Syk mediates IL-17-induced CCL20 expression by targeting Act1-dependent K63-linked ubiquitination of TRAF6

Nan Lin Wu, Duen Yi Huang, Hsin Ni Tsou, Ying Cing Lin, Wan Wan Lin

Research output: Contribution to journalArticlepeer-review

52 Citations (Scopus)


IL-17 has an important role in the immunopathogenesis of autoimmune diseases, and spleen tyrosine kinase (Syk) has been implicated as a critical molecule in the signaling pathways of various immunoreceptors. Chemokine (C-C motif) ligand 20 (CCL20) interacts with chemokine (C-C motif) receptor 6 to recruit IL-17-producing cells into the skin to promote progression of psoriasis. Herein we investigate how Syk regulates IL-17 signaling to affect CCL20 expression in primary human epidermal keratinocytes. We found that IL-17 can induce CCL20 expression and activate TAK, IKK, NF-κB, c-Jun N-terminal kinase, and Syk. Data of TAK inhibitor and Syk small interfering RNA (siRNA) indicate Syk being an upstream molecule of TAK in IL-17-elicited signaling. The promoter activity assay combined with site-directed mutagenesis showed that IL-17-elicited CCL20 upregulation is depending on the Syk-mediated NF-κB pathway. Immunoprecipitation also indicated the interaction of Syk with signal molecules of IL-17R, such as TRAF6 and Act1, under IL-17A stimulation. However, the essential signaling events including TRAF6 interaction with Act1 and TRAF6 polyubiquitination under IL-17A stimulation were diminished by Syk siRNA and pharmacologically inhibiting Syk. Taken together, we identify Syk as an upstream signaling molecule in IL-17A-induced Act1-TRAF6 interaction in keratinocytes, and inhibition of Syk can attenuate CCL20 production, which highlights Syk as a potential therapeutic target for inflammatory skin diseases such as psoriasis.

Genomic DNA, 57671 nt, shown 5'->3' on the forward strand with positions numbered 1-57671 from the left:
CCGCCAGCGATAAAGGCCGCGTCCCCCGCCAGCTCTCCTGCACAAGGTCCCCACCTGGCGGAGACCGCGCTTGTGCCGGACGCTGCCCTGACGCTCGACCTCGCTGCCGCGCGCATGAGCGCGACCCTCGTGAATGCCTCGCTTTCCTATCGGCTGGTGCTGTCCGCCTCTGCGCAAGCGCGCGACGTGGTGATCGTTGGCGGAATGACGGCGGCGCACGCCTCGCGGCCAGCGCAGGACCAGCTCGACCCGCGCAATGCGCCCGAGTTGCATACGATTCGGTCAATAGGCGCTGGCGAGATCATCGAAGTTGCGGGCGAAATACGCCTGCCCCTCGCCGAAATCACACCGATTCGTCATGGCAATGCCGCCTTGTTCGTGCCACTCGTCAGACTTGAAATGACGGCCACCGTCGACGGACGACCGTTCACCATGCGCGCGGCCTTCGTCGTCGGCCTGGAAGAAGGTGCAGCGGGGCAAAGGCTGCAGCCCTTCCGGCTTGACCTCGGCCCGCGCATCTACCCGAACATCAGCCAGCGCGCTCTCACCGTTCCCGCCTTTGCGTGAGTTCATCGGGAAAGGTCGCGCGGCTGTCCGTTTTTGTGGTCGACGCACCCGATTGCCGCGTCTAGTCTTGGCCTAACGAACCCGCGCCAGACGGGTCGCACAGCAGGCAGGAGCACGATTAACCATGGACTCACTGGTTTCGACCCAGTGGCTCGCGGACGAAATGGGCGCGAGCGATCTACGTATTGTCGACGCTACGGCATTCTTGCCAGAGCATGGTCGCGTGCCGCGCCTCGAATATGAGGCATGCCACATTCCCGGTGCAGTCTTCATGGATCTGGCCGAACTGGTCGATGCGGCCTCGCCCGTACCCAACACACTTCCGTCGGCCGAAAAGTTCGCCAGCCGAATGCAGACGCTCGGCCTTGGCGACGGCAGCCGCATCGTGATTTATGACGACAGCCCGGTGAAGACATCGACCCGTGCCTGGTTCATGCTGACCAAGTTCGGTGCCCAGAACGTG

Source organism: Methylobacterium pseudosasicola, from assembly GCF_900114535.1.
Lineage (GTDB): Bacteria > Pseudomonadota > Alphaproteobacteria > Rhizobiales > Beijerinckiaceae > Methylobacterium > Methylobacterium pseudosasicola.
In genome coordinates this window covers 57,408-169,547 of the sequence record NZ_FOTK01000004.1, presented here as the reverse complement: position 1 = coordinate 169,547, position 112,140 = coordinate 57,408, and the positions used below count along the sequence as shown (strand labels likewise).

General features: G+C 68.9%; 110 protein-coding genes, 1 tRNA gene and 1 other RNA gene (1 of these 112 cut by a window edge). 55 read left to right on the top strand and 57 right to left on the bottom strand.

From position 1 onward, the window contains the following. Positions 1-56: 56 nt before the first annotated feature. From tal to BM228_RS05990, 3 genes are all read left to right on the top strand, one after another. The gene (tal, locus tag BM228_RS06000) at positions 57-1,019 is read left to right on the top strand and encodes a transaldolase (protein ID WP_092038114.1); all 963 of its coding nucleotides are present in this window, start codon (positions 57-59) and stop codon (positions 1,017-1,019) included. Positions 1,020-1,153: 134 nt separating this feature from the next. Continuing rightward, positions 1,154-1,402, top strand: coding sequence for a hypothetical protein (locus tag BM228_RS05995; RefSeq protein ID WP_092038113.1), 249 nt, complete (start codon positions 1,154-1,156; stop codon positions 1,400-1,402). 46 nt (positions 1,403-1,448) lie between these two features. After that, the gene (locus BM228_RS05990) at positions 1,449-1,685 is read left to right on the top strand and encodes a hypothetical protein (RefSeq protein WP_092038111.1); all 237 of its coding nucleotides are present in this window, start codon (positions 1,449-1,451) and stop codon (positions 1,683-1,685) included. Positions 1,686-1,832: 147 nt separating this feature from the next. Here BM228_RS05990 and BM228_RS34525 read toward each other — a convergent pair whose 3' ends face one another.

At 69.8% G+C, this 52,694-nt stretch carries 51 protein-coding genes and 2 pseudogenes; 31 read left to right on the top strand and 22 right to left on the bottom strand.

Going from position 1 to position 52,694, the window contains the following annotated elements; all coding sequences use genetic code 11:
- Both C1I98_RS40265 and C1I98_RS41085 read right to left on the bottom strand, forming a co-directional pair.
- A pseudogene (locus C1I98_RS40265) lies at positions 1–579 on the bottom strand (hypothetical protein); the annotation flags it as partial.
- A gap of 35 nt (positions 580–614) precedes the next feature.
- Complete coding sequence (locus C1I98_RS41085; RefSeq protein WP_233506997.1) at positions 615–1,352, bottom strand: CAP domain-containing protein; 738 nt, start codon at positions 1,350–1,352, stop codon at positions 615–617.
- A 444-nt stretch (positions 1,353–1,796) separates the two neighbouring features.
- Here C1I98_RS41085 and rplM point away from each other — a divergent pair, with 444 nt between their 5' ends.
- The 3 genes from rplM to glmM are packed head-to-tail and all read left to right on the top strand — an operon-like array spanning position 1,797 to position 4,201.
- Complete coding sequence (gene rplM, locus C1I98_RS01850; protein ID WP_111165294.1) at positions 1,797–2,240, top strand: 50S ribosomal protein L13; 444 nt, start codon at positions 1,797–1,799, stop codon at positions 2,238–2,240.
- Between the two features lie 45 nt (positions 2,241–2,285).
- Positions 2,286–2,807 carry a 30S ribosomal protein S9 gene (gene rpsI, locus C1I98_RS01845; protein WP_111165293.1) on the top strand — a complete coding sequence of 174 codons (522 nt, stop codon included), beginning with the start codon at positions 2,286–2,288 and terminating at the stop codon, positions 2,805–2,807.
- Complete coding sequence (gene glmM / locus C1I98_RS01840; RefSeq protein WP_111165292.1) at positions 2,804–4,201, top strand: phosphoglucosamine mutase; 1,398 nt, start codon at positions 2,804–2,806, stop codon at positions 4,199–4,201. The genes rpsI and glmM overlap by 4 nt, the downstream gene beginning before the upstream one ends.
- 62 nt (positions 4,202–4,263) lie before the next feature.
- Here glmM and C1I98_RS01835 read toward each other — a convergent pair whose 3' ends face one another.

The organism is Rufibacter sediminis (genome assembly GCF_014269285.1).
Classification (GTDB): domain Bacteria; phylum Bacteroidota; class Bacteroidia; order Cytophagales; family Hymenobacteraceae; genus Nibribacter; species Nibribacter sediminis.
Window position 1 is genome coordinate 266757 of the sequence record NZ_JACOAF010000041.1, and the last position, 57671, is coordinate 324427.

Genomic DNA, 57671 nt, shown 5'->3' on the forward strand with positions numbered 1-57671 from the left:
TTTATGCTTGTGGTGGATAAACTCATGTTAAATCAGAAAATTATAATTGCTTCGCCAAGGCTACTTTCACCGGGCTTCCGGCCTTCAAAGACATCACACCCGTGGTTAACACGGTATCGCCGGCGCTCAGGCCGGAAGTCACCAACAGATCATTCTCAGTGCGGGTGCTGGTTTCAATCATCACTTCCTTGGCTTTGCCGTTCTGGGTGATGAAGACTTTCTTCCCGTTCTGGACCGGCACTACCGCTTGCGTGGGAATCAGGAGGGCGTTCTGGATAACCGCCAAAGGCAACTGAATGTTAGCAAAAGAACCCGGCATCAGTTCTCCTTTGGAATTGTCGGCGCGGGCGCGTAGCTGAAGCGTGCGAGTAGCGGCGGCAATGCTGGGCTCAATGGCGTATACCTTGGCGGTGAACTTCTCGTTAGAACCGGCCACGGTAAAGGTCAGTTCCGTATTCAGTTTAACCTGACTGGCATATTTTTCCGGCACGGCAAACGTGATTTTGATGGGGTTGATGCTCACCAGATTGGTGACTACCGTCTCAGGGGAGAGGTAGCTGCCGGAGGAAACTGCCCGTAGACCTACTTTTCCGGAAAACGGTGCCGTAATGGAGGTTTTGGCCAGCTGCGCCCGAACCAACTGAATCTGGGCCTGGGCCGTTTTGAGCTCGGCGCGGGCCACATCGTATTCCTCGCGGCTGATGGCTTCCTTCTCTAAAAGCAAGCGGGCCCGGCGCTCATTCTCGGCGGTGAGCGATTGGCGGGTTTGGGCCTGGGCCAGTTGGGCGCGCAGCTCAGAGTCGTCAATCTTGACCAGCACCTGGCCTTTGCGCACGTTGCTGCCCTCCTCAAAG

Original languageEnglish
Pages (from-to)490-498
Number of pages9
JournalJournal of Investigative Dermatology
Issue number2
Publication statusPublished - Feb 13 2015

ASJC Scopus subject areas

  • Dermatology
  • Biochemistry
  • Cell Biology
  • Molecular Biology
  • General Medicine


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